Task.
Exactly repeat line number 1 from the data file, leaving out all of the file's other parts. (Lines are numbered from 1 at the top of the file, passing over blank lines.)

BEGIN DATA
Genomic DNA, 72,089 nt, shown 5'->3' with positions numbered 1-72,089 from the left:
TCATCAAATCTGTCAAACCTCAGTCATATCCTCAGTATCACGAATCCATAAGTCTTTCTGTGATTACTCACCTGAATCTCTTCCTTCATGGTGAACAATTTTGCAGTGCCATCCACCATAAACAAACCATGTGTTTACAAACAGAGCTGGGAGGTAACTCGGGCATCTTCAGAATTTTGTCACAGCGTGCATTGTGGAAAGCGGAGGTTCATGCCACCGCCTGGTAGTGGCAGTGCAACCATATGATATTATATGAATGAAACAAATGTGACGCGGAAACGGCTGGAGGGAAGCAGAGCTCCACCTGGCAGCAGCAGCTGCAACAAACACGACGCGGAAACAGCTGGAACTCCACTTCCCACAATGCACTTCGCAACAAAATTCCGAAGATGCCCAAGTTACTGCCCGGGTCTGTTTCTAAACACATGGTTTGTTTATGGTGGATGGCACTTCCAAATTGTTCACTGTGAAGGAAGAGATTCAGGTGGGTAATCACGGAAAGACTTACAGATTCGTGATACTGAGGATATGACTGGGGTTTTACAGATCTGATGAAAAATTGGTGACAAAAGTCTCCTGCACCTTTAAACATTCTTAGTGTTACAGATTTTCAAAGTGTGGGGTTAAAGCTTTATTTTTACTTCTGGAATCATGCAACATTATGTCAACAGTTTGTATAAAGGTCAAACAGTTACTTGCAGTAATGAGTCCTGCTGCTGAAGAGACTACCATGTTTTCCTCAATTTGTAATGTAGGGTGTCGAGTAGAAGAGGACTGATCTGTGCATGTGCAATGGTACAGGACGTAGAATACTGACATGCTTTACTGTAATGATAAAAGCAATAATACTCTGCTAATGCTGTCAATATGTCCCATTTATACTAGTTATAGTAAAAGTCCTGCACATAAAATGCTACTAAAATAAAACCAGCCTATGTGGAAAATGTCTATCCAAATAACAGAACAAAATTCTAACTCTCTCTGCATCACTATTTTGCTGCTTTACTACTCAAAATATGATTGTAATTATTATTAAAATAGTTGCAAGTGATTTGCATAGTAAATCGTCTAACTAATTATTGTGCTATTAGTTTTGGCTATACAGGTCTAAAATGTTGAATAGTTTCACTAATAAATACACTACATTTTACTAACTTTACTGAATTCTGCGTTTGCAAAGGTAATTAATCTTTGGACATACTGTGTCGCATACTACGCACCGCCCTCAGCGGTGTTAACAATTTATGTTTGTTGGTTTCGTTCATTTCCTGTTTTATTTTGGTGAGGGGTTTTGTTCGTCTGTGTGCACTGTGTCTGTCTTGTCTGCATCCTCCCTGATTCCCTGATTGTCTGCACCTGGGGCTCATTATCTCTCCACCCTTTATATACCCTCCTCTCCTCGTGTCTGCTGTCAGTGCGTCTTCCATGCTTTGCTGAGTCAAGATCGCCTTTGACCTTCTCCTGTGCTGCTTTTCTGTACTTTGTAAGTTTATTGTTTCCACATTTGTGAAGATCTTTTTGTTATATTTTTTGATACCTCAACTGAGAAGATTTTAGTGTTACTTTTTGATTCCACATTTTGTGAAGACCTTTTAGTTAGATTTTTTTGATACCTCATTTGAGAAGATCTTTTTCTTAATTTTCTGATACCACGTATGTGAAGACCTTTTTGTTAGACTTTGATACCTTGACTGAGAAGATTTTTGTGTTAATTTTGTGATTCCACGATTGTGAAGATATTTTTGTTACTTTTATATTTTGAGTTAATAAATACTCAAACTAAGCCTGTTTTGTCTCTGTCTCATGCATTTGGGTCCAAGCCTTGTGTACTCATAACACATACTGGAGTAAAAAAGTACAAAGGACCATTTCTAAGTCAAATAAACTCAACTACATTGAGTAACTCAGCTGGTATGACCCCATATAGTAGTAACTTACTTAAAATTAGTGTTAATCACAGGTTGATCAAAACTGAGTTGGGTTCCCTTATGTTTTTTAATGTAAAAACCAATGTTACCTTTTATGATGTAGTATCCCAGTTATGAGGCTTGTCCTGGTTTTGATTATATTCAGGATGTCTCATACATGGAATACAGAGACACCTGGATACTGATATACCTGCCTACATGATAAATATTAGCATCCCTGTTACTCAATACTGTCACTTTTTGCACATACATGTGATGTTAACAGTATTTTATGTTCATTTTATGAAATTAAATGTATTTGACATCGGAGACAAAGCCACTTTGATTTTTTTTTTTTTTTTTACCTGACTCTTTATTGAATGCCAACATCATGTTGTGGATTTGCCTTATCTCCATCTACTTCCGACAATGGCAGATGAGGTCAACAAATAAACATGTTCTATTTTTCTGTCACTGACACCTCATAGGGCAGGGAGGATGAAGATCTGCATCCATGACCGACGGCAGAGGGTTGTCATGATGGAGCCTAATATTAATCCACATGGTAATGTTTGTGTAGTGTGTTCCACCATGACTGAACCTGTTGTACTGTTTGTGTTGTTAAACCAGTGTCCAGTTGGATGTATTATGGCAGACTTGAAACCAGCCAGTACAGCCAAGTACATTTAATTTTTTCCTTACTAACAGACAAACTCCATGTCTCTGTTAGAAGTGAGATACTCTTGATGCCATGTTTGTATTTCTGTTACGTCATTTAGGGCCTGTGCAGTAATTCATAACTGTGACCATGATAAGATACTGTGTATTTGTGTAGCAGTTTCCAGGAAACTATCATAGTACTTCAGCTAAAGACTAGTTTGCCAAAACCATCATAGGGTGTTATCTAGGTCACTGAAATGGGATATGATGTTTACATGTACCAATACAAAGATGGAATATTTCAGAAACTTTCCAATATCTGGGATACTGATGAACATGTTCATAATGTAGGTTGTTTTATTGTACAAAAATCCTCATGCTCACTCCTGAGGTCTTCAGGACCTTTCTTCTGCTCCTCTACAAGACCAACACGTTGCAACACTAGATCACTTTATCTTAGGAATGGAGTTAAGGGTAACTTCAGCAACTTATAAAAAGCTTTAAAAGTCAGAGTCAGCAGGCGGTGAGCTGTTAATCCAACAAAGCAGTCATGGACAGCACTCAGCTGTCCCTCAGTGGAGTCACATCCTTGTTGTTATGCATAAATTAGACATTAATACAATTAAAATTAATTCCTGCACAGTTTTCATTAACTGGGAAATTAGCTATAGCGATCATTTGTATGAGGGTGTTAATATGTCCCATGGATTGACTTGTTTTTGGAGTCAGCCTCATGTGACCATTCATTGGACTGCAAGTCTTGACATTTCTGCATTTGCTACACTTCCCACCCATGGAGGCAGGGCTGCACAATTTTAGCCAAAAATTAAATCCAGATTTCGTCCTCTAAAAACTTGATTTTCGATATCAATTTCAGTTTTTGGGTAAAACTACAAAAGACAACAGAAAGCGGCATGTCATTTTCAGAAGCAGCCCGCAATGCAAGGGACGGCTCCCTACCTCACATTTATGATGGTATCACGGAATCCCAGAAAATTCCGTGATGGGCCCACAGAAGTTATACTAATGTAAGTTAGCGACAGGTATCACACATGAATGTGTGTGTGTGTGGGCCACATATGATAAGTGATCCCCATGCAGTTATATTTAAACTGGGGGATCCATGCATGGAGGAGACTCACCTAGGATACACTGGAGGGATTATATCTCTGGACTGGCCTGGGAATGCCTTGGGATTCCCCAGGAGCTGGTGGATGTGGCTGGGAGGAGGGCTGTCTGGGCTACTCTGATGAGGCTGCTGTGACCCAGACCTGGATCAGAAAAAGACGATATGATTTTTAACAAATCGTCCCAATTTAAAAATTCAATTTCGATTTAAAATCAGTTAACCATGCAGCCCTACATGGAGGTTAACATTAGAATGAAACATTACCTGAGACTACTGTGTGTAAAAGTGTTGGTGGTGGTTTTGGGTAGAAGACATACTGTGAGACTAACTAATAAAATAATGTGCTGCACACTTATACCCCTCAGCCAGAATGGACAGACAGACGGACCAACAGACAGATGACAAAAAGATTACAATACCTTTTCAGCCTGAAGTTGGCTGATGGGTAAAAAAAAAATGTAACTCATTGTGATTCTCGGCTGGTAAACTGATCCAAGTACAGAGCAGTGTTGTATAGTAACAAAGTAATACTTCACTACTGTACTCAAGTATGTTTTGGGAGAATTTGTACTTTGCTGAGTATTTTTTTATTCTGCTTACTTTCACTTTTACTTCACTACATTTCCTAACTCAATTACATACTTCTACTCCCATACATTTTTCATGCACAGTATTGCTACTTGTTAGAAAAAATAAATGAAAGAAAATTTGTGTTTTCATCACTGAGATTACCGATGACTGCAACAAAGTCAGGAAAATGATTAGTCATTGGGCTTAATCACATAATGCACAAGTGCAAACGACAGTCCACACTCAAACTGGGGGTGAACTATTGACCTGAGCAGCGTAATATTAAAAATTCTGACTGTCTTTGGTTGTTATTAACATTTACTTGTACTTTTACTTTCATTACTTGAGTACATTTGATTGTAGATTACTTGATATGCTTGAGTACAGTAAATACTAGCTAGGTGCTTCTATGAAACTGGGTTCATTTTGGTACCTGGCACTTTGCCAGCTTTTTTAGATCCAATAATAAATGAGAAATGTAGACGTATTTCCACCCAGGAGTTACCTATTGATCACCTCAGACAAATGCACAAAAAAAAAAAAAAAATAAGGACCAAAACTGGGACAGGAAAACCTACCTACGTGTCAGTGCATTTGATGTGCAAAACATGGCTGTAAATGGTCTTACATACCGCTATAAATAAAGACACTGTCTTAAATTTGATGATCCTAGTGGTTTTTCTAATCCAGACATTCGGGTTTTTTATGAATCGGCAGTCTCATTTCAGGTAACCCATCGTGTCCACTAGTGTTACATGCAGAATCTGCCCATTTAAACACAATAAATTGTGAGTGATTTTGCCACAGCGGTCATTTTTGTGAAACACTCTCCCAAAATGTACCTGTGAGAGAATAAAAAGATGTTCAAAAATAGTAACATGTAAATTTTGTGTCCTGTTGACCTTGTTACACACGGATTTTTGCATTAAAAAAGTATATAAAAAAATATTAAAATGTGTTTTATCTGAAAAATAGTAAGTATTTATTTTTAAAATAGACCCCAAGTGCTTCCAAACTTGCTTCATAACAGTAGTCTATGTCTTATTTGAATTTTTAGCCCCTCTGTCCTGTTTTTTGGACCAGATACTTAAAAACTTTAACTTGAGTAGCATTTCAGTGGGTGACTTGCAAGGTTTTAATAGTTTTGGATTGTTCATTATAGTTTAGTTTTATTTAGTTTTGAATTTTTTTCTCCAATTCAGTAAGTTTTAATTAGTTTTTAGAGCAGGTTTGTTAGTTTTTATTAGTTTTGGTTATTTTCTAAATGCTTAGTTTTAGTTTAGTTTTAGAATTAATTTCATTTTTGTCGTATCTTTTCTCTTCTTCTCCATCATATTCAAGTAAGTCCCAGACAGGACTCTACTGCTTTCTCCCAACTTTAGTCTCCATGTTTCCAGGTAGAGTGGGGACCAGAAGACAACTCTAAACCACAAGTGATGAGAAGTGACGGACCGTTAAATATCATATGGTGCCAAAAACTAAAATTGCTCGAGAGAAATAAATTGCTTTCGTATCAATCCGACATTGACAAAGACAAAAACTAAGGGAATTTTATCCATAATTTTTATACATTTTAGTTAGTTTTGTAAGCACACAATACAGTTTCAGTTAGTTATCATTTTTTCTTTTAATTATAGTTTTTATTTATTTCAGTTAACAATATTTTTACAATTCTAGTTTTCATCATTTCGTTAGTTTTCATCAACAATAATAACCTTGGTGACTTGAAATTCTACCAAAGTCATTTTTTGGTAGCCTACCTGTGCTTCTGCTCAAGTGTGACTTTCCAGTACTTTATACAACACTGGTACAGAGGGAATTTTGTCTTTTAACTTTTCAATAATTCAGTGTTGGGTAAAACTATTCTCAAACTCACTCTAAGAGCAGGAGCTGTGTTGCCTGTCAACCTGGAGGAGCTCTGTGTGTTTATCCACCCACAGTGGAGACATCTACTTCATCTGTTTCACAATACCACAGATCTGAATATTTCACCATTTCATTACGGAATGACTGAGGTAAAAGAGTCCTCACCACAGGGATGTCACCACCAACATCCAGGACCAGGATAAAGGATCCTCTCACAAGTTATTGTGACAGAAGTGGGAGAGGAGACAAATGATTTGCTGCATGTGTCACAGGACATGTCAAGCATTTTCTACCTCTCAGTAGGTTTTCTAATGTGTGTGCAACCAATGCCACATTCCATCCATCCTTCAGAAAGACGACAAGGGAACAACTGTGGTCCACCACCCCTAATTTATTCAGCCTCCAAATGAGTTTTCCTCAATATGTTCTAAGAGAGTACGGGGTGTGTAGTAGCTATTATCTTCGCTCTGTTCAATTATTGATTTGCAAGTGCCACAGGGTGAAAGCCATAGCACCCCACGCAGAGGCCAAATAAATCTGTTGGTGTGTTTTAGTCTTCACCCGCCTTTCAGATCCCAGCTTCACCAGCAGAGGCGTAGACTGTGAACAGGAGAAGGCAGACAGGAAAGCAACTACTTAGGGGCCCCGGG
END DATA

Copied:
Genomic DNA, 72,089 nt, shown 5'->3' with positions numbered 1-72,089 from the left: